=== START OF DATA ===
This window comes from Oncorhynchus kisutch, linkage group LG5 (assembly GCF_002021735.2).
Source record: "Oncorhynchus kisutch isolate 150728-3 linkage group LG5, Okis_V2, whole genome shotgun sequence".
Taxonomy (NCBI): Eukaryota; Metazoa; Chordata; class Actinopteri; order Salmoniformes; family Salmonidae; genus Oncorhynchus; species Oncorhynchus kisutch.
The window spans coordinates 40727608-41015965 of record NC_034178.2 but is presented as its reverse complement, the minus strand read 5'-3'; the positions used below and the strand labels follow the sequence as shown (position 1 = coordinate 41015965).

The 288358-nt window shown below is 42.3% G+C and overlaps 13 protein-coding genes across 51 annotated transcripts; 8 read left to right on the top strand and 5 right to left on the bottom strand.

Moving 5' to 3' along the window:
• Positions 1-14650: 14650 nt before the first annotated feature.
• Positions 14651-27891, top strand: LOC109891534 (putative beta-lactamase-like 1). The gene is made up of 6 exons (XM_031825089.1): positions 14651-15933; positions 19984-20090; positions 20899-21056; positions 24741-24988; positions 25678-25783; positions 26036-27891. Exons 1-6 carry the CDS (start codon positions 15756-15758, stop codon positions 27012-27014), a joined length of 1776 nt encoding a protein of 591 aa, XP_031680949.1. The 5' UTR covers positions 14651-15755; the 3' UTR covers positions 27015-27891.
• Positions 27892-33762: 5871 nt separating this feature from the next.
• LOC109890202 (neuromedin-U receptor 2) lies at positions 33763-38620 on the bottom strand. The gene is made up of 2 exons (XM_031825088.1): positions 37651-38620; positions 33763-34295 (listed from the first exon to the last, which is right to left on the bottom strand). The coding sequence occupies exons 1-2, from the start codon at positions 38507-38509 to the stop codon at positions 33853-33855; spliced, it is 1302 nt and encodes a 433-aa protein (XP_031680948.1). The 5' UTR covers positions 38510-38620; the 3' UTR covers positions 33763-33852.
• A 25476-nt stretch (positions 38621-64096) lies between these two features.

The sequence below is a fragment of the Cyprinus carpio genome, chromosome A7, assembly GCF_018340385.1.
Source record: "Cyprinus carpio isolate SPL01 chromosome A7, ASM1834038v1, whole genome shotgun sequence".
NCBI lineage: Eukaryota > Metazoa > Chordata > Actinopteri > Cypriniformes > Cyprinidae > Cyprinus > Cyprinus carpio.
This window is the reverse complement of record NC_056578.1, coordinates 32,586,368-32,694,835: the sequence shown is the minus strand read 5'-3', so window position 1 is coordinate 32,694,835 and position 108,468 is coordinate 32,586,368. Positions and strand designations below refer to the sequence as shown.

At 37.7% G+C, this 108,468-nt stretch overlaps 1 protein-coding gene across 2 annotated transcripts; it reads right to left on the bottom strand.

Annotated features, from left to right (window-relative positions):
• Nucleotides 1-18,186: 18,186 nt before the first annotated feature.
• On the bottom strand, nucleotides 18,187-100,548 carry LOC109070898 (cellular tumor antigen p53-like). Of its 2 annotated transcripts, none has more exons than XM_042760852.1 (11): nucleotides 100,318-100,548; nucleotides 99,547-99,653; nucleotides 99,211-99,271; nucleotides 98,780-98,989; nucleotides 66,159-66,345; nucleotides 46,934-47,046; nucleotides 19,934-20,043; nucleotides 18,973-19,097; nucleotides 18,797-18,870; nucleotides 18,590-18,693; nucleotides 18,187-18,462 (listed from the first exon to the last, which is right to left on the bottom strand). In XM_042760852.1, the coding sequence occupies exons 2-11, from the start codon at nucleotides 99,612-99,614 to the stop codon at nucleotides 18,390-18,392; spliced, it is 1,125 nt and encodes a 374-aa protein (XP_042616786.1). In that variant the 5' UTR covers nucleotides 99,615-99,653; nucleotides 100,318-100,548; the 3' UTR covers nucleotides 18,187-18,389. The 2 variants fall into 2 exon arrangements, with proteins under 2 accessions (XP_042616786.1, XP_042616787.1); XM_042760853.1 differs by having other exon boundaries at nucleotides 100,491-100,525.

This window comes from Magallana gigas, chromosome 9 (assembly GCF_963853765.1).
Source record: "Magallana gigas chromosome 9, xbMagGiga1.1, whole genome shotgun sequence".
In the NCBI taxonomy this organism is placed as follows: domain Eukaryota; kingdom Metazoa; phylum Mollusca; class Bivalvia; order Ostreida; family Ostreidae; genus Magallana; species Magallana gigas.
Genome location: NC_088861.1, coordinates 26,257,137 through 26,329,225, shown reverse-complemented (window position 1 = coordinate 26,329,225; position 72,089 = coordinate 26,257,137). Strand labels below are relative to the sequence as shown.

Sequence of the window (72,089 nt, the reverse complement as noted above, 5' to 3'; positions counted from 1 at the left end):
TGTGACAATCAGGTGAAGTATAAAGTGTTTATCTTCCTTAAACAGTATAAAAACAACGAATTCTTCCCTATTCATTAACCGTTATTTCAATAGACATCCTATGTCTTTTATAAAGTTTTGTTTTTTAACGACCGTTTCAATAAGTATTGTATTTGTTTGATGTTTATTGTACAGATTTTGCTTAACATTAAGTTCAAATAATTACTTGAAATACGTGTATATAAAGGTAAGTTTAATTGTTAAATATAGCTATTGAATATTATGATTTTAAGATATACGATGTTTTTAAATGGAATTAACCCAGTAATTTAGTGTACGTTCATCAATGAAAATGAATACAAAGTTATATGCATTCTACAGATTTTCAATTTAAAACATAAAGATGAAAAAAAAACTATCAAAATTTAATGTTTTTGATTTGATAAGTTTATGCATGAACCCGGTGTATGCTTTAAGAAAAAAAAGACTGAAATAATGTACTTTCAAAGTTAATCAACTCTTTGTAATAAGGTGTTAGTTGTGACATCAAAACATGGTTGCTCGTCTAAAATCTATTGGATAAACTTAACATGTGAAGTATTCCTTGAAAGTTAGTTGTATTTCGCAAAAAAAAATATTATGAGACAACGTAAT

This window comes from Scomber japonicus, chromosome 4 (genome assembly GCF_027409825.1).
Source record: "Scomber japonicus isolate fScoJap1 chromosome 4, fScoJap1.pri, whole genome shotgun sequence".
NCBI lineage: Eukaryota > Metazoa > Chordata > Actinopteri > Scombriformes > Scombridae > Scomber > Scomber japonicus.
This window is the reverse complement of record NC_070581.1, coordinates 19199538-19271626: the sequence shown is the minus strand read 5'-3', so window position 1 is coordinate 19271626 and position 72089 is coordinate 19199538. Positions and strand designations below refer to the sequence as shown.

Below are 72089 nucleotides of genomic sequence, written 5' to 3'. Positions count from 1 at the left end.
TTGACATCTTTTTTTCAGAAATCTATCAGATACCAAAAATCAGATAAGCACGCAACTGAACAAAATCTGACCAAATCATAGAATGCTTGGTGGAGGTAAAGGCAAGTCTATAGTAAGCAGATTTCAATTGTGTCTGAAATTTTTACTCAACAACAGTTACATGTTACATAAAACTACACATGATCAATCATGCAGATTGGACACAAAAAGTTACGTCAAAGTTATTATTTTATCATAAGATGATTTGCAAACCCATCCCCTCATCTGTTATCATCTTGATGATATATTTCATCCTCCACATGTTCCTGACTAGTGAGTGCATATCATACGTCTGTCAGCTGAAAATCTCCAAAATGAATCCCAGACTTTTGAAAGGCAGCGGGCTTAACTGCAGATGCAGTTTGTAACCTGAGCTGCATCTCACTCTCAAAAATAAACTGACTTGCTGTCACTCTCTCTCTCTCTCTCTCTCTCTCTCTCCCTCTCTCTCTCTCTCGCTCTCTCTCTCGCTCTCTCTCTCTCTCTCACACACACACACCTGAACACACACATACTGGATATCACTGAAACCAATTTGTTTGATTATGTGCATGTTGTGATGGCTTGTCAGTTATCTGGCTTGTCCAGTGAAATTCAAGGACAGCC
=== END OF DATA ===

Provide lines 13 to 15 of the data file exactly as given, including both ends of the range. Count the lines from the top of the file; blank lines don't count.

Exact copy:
Source record: "Cyprinus carpio isolate SPL01 chromosome A7, ASM1834038v1, whole genome shotgun sequence".
NCBI lineage: Eukaryota > Metazoa > Chordata > Actinopteri > Cypriniformes > Cyprinidae > Cyprinus > Cyprinus carpio.
This window is the reverse complement of record NC_056578.1, coordinates 32,586,368-32,694,835: the sequence shown is the minus strand read 5'-3', so window position 1 is coordinate 32,694,835 and position 108,468 is coordinate 32,586,368. Positions and strand designations below refer to the sequence as shown.